The China Monologues

Allow me to vent

I towered behind the couple. A sweat-soaked giant, irritated with yet another road block.

"Come on, people," I muttered under my breath. "Pick up the pace."

It was hot, I was late and these two were strolling under a frilled parasol.

So goes my daily commute.

I've expounded on the many wonders of expat life. But no experience — no matter how incredible — is free from small things that can make a girl temporarily crazy. Thanks for allowing me a moment to vent.

NO SUCH THING AS HYGIENE: The old man loudly clears his throat, summoning up all saliva and mucus in his reserves. Then, with practiced skill, he hocks a loogie that could drown a sizeable cockroach. Splat. There it lies, ready for someone to unwittingly step in.

Alexandra Sieh
Alexandra Sieh

And there goes the soundtrack of Beijing streets.

What with the uncovered coughing, or unabashedly picking of noses on the subway, there's little people (especially men) won't do. Plus, after you've just squatted over a questionably dirty hole, soap is rare in bathrooms.

Thank god for hand sanitizer.

PUSH AND SHOVE: No one likes lines. I know I don't. But I do respect I do respect them and the purpose they serve.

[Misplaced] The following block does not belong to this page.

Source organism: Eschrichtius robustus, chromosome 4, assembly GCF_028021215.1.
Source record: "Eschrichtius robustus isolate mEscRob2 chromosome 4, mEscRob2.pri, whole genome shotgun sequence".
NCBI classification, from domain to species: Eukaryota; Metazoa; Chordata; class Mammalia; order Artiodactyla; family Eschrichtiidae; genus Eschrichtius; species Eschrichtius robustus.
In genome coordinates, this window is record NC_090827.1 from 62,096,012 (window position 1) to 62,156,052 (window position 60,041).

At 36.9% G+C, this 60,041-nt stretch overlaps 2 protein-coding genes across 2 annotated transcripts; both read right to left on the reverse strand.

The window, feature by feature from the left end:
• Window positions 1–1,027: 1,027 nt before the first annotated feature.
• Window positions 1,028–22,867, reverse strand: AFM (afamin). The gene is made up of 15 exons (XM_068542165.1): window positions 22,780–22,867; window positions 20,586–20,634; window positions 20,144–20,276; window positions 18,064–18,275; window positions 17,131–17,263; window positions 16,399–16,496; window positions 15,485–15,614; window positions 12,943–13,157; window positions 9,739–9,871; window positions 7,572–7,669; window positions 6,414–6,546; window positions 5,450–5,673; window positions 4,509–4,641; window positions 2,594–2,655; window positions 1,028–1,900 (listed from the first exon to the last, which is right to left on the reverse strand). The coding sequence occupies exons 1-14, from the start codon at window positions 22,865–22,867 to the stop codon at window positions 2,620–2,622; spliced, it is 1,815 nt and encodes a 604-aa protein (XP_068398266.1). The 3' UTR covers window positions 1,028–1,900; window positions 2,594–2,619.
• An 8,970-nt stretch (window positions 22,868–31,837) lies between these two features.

Here, not so much.

While standing in line for a subway security check, I noticed the person in front of me was different. A few moments later, a new back was there.

Yep. I was being repeatedly cut by the most persistent and pushy of the populous: the senior, 5-foot-nothing local woman.


Advertisement

Here, cutting in line is a show of how clever you are. Only fools stand in line. The cunning slyly slip ahead of the unwitting or distracted. Or in my case, ignorant foreigner.

Nine months in, I've lost my patience. So that day, I fought back: Standing 10 inches taller, I took the scrawny linebacker stance, threw my arms out and braced my legs to block the path.

Push as they may — and they did — they couldn't get past the deranged laowai standing like a stretched-out fool. "You shall not pass," I said, channelling Gandalf.

LANGUAGE BARRIERS: After months of intermittent study, I am able to communicate, but barely. While I've recently picked up my efforts, I'm sure any 4-month-old baby could garble more intelligible sentences than I can.

Day to day, I muddle my way through basic interactions. Like an awkward parrot, I mimic my teacher's tones. But I'm also quite sure of the few things I do know.

So imagine my slight irritation when they appear puzzled as I make a basic request. Or as they smirk at my foreign accent. Selective comprehension on their part. Discouraging for this timid Chinese-language novice.

Ah, I feel better after that rant. Now I'll promptly STFU and go on enjoying the hell out of expat life.

Follow Sieh's adventures overseas: coloradodaily.com/columnists. Stalk her: www.instagram.com/wildeyed_wandering.